I remain a bit dubious about David Coleman's actual role in the creation of the Common Core ELA standards. In particular, I'm wondering if he actually just worked on the supporting narrative and commentary but not so much on the enumerated standards themselves. Kind of like a cookbook ghost writer who is responsible for everything except the recipes.
There is, as I've pointed out various times, a lot of inconsistency between the two, particularly where the commentary claims that things are required by the standards themselves that are actually entirely outside the scope of standards in general.
In his barnstorming tour, Coleman doesn't seem particularly interested in the actual standards. They don't sound like his voice. I don't even think he is interested in the role of standards in contemporary American schools. I don't think he likes standards.
I can assure you that if I was the lead author of the new national ELA standards, I'd be going around telling you how much I like my favorite standards and why you should too. You don't hear that from Coleman. (Later: I suppose he does like to talk about the standards requiring analysis of "seventeenth-, eighteenth-, and nineteenth-century foundational U.S. documents of historical and literary significance", but that one is so poorly grafted into the overall structure that I think it only reinforces my point.)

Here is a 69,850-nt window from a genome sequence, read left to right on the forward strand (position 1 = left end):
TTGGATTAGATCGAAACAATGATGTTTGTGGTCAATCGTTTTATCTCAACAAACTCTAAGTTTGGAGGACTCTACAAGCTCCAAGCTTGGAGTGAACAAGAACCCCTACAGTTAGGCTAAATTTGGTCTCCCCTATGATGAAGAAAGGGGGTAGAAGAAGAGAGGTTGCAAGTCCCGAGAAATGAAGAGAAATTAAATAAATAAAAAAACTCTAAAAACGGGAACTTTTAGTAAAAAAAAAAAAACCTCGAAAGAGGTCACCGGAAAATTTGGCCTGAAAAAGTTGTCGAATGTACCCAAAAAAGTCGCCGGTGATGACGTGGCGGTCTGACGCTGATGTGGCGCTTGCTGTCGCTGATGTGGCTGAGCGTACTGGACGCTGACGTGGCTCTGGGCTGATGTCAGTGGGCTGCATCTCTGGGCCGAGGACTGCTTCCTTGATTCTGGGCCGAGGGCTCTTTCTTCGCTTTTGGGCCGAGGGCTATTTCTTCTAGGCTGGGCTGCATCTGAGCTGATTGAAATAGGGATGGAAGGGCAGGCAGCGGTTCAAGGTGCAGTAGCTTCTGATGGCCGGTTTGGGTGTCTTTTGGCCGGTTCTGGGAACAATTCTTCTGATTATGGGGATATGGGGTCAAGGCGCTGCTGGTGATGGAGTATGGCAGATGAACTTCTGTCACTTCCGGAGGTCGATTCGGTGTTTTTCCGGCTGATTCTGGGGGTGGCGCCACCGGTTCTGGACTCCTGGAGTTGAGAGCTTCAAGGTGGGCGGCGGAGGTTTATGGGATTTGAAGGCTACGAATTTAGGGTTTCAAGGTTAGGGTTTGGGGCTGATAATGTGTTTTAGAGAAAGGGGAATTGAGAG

This is ok, I suppose, since maybe he didn't write them anyhow and maybe he's really working on a totally different agenda.
In the meantime, nobody in particular is promoting the standards themselves. It is all about curriculum and assessment. It isn't clear who would rise to defend the standards themselves.
The harder you look at this situation, the more it looks like either a very complicated double-bank shot conspiracy, or just a bunch of independent actors who are not as well coordinated as they'd like to think. I tend to think -- in this specific case -- it is the latter.